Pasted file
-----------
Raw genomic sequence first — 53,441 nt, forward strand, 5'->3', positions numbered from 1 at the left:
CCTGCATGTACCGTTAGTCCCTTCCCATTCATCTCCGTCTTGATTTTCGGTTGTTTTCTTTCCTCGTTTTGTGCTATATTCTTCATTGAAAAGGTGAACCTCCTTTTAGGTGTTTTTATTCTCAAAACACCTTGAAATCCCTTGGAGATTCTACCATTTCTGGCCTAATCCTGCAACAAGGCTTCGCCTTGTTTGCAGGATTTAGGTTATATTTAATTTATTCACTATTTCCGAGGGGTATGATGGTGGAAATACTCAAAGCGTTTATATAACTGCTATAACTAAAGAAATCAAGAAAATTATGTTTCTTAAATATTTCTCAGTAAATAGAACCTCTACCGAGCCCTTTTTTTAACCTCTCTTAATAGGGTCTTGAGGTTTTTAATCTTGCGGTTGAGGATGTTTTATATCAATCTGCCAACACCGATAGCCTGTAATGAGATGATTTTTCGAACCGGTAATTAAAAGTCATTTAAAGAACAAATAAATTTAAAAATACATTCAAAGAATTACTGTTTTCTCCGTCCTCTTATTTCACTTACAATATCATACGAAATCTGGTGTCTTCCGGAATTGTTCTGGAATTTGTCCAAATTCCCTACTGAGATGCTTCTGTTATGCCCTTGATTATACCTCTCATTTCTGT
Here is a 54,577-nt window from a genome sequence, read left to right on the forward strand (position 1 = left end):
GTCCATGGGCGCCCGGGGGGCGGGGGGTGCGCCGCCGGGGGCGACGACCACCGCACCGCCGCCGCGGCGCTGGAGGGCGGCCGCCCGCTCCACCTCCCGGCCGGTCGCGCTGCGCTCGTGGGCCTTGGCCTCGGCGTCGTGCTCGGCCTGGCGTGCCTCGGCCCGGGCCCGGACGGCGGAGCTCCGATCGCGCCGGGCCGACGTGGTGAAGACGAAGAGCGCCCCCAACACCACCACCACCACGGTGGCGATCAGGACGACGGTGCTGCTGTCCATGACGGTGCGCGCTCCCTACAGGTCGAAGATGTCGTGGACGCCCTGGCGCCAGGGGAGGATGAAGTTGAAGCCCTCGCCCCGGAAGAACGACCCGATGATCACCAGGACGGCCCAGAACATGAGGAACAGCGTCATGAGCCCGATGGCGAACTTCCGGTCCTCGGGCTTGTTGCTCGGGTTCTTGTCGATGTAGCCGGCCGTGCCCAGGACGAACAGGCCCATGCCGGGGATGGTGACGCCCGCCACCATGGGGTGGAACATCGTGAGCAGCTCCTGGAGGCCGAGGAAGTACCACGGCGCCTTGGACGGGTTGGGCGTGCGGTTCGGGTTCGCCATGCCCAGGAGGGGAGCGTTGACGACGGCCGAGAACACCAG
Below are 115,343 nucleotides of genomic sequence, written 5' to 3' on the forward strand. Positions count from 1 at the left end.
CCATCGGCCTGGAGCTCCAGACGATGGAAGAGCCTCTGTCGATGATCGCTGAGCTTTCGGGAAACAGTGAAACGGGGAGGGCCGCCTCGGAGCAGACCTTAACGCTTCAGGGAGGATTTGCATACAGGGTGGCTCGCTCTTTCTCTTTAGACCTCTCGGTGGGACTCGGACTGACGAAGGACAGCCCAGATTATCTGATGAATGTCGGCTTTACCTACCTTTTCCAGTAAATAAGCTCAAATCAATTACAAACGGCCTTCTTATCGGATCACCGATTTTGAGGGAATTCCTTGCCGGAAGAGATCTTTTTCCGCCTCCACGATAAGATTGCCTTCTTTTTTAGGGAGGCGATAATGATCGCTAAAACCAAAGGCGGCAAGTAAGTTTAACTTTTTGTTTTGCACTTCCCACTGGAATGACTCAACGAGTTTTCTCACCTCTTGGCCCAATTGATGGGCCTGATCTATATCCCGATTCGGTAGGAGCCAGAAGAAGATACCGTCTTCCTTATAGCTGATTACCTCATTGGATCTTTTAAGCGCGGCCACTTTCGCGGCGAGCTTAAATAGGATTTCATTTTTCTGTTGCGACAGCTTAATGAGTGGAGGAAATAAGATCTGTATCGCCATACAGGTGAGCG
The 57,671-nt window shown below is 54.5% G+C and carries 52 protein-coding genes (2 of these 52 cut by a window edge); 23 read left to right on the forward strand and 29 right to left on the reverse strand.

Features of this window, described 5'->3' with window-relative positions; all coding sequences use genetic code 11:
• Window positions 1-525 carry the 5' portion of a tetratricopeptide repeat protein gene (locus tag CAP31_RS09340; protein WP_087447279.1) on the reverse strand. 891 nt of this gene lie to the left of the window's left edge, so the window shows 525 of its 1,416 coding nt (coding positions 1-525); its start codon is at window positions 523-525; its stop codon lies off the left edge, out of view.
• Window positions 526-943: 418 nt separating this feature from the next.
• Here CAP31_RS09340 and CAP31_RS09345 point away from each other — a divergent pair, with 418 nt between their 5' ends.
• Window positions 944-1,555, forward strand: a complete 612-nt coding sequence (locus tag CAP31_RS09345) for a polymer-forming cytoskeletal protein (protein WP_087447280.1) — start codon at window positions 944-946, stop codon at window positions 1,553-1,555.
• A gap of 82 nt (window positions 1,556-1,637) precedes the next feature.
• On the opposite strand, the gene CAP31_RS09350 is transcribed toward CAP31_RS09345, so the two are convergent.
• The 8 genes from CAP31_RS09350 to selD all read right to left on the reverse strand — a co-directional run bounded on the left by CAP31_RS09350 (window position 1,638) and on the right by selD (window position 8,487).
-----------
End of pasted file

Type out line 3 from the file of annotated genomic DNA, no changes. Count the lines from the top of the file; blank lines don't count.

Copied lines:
Here is a 54,577-nt window from a genome sequence, read left to right on the forward strand (position 1 = left end):